I have an Audi that uses the Bose outside amplifier. Bose/Audi planned the framework to utilize a solitary regular between the take unit line off and the Bose amplifier line input, so it is four wires (FR+, FL+, RR+, RL+, Common) with the normal not attached to the ground, it is a coasting normal. However, new auto sound hardware utilizes atypical that is fixing to the ground, with both the head unit and outside amplifier binds the ground to the line level normal.
One clarification I've perused, and I have no trust in the exactness, is that Bose utilizes some kind of capacitor sifting on hold level contribution to request to channel the "pops" that a head unit makes when exchanging inputs.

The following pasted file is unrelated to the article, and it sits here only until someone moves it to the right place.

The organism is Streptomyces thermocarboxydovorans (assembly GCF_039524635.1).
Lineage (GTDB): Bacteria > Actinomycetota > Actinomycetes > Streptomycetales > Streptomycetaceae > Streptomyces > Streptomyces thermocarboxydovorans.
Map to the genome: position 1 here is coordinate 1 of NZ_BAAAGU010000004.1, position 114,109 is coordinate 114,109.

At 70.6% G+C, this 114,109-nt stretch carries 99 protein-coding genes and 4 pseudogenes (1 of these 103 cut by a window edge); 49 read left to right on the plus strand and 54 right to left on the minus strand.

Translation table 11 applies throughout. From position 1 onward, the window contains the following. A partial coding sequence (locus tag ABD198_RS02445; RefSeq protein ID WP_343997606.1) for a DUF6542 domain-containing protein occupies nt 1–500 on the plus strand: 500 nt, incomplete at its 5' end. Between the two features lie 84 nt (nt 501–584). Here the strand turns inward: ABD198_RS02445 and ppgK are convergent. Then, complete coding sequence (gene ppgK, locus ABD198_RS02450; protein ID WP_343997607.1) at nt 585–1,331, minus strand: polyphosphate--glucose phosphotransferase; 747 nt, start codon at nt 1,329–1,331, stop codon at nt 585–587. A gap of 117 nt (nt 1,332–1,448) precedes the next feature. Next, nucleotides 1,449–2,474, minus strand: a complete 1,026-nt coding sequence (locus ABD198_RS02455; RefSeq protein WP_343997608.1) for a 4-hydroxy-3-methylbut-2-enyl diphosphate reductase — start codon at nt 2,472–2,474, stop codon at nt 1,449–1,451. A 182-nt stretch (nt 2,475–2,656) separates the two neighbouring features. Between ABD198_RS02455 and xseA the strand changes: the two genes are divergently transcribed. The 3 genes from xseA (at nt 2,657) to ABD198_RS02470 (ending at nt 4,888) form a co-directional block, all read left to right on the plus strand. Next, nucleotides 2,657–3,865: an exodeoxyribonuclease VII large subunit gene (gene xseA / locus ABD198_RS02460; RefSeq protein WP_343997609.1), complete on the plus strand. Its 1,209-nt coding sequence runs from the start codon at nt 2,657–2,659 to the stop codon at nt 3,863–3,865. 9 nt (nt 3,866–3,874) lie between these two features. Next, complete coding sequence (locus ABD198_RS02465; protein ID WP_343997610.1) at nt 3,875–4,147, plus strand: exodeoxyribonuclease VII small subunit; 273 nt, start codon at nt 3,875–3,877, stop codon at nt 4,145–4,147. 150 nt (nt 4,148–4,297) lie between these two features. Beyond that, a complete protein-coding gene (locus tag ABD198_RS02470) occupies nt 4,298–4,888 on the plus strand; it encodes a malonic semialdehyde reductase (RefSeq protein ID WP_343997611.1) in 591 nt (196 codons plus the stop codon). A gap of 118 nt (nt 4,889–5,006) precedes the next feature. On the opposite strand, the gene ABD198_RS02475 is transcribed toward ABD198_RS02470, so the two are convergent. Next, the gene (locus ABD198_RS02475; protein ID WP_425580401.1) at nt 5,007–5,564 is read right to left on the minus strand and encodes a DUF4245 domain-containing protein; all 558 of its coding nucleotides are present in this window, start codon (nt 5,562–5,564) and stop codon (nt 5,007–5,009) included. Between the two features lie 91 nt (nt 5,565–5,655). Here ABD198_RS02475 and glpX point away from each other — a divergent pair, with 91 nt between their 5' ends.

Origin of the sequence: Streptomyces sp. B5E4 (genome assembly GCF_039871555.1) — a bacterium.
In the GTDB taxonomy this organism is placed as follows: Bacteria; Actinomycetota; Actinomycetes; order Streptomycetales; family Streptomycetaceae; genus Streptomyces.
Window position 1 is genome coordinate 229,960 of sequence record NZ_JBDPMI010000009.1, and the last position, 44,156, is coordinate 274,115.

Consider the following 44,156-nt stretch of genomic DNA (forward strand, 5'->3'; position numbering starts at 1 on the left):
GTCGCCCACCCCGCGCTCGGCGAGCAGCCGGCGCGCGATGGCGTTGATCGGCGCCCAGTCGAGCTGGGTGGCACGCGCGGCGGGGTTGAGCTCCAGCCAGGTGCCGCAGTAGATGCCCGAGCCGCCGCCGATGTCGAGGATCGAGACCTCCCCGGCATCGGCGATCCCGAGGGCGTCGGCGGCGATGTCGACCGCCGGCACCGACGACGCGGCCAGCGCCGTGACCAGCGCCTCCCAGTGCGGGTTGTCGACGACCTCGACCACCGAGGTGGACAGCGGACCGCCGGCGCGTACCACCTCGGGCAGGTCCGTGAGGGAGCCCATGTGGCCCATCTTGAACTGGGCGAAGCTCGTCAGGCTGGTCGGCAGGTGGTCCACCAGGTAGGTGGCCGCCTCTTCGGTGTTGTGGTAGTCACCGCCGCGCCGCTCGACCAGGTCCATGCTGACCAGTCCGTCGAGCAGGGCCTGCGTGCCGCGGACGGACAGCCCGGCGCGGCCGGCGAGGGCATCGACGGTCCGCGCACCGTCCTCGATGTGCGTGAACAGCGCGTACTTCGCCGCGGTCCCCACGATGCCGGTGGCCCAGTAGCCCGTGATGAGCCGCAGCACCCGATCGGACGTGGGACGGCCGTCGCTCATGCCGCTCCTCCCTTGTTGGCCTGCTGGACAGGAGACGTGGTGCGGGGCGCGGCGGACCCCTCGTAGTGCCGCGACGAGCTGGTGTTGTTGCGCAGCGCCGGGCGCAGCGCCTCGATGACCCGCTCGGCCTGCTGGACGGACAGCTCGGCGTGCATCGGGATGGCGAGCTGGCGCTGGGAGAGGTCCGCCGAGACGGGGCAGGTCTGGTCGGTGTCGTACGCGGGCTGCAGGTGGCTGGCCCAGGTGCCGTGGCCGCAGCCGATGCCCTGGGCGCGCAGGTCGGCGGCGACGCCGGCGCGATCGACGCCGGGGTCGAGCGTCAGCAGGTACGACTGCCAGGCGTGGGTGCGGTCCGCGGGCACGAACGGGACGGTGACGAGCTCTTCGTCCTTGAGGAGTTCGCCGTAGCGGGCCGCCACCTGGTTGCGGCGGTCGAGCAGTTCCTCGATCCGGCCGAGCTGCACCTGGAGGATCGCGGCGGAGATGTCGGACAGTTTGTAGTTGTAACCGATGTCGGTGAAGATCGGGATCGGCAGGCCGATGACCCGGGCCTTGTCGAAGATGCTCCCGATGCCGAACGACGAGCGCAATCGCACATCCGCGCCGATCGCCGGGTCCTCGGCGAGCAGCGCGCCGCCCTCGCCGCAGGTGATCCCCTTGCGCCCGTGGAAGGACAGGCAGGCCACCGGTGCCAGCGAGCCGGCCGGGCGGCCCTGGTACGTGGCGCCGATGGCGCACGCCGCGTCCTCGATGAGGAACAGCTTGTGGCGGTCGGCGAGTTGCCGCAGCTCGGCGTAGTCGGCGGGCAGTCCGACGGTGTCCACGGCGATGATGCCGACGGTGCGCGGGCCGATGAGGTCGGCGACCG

In any case, now with another head unit that uses the ground tied regular for its line-level yield I now hear a pop when the unit switches inputs, changes radio stations and so on. One clarification is that evidently with the ground tied basic the separating capacitors in the Bose amplifier get attached to the ground amid the info changes of the head unit and release to ground.
What most I've found on the web says to utilize is a "Gliding Ground Adapter" (FGA) between the head unit and the speaker.
Being the electrical specialist I'm thinking about whether anybody has any recognition with these auto sound frameworks and could help me to design an FGA, or concoct some other approach to decouple the ground so as to keep these pops while, ideally, not influencing the sound quality?
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